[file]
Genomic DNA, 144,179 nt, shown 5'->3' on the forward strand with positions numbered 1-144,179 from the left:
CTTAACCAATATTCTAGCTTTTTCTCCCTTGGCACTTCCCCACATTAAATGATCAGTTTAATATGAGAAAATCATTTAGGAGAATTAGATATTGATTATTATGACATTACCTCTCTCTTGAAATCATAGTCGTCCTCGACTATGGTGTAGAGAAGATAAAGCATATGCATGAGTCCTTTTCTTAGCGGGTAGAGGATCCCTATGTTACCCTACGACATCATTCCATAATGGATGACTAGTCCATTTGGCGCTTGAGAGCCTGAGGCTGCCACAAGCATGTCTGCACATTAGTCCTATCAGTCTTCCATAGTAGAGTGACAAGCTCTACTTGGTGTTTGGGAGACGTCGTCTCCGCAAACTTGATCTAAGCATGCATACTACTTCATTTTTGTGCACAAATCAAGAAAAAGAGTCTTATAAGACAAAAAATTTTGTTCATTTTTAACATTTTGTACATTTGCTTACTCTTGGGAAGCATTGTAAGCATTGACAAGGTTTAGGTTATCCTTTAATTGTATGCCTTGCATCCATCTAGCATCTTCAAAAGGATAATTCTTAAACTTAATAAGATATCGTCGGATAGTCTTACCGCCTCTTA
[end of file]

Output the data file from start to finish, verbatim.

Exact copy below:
Genomic DNA, 144,179 nt, shown 5'->3' on the forward strand with positions numbered 1-144,179 from the left:
CTTAACCAATATTCTAGCTTTTTCTCCCTTGGCACTTCCCCACATTAAATGATCAGTTTAATATGAGAAAATCATTTAGGAGAATTAGATATTGATTATTATGACATTACCTCTCTCTTGAAATCATAGTCGTCCTCGACTATGGTGTAGAGAAGATAAAGCATATGCATGAGTCCTTTTCTTAGCGGGTAGAGGATCCCTATGTTACCCTACGACATCATTCCATAATGGATGACTAGTCCATTTGGCGCTTGAGAGCCTGAGGCTGCCACAAGCATGTCTGCACATTAGTCCTATCAGTCTTCCATAGTAGAGTGACAAGCTCTACTTGGTGTTTGGGAGACGTCGTCTCCGCAAACTTGATCTAAGCATGCATACTACTTCATTTTTGTGCACAAATCAAGAAAAAGAGTCTTATAAGACAAAAAATTTTGTTCATTTTTAACATTTTGTACATTTGCTTACTCTTGGGAAGCATTGTAAGCATTGACAAGGTTTAGGTTATCCTTTAATTGTATGCCTTGCATCCATCTAGCATCTTCAAAAGGATAATTCTTAAACTTAATAAGATATCGTCGGATAGTCTTACCGCCTCTTA